Former New Zealand international cricketer Lou Vincent, speaking publicly for the first time about his match-fixing, has announced his life-time ban from the sport.
In a video statement released on Tuesday, Vincent said he had lived with his "dark secret" for many years, and had only recently decided to come forward and tell the truth.
"I am a cheat. I have abused my position as a professional sportsman on a number of occasions by choosing to accept money through fixing," he said.
"I have shamed my country. I have shamed my sport. I have shamed those close to me.
"I lost faith in myself and the game. I abused the game I love."
A spokeswoman said Vincent was expecting to be formally sanctioned later on Tuesday.
"He has been issued a life ban from the cricketing bodies for being involved in match fixing five games. There are 26 charges in total," she said.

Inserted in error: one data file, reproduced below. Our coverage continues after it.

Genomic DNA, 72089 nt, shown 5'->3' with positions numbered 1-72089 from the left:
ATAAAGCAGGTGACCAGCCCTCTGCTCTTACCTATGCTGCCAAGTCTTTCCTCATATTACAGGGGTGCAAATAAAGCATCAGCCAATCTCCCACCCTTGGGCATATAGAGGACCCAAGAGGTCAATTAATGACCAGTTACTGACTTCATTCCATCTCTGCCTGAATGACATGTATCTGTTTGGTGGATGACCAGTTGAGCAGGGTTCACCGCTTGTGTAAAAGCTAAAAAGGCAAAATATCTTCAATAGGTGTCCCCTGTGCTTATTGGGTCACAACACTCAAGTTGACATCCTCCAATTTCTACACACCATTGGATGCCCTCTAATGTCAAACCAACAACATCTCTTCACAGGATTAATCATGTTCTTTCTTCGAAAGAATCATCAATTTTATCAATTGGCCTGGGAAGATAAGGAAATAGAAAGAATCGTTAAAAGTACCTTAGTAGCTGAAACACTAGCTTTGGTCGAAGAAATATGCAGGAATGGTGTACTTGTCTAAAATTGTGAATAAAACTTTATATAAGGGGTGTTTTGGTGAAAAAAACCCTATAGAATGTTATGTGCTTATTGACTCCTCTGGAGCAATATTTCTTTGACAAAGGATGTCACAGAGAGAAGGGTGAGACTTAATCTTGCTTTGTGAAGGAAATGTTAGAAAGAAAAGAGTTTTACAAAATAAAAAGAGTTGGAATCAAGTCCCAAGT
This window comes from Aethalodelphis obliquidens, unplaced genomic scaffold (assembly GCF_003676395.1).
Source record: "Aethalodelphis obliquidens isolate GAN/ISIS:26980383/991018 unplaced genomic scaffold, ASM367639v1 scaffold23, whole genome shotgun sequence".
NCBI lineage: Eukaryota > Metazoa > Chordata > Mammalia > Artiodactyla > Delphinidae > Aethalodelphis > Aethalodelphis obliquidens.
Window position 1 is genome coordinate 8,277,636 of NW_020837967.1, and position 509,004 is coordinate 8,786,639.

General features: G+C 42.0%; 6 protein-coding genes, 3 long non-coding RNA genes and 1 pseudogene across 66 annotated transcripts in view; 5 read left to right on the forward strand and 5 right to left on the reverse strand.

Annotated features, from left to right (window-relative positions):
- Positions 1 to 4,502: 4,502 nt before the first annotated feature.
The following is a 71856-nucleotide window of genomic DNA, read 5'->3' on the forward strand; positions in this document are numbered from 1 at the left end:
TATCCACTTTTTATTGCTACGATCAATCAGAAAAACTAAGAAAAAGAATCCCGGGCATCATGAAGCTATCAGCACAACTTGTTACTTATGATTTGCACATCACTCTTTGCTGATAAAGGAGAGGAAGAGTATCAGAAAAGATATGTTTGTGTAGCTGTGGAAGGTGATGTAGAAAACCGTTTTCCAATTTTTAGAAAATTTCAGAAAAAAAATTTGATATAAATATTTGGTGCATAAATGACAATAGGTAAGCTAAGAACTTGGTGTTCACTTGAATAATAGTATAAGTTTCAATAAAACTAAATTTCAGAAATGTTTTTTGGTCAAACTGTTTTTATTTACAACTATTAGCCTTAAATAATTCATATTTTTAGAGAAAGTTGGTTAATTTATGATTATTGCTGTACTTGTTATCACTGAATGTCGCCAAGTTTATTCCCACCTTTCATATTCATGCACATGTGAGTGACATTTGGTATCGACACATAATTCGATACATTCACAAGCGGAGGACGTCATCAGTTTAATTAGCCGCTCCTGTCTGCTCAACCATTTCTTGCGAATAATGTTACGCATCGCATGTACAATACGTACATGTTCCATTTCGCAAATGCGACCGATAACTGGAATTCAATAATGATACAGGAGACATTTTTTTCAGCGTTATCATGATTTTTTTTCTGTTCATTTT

Due to ongoing investigations, she said no further comment would be made.
Vincent is accused of fixing matches in Twenty20 and 50-over matches while playing English county cricket for Lancashire and Sussex.
In June he was banned for three years in Bangladesh for failing to report approaches to fix matches.
Vincent played 23 Tests, 102 one-day internationals and nine Twenty20 internationals from 2001-07.
In a five-minute statement, Vincent said he accepted responsibility for what he had done.
"Laying bare the things I have done wrong is the only way I can find to begin to put things right," he said.
"It is entirely my fault that I will never be able to stand in front of a game again. It is entirely my fault that I will not be able to apply my skills in a positive way to help future cricketers," he said.
Vincent, whose struggles with depression have been well-documented, said he wasn't using that as an excuse.
"I do suffer from depression, but it is absolutely no reason or excuse for all I have done wrong.
"The people who know me know I am vulnerable. But they also know I am not stupid and that I know what is right and what is wrong."
He said he would regret his actions for the rest of his life.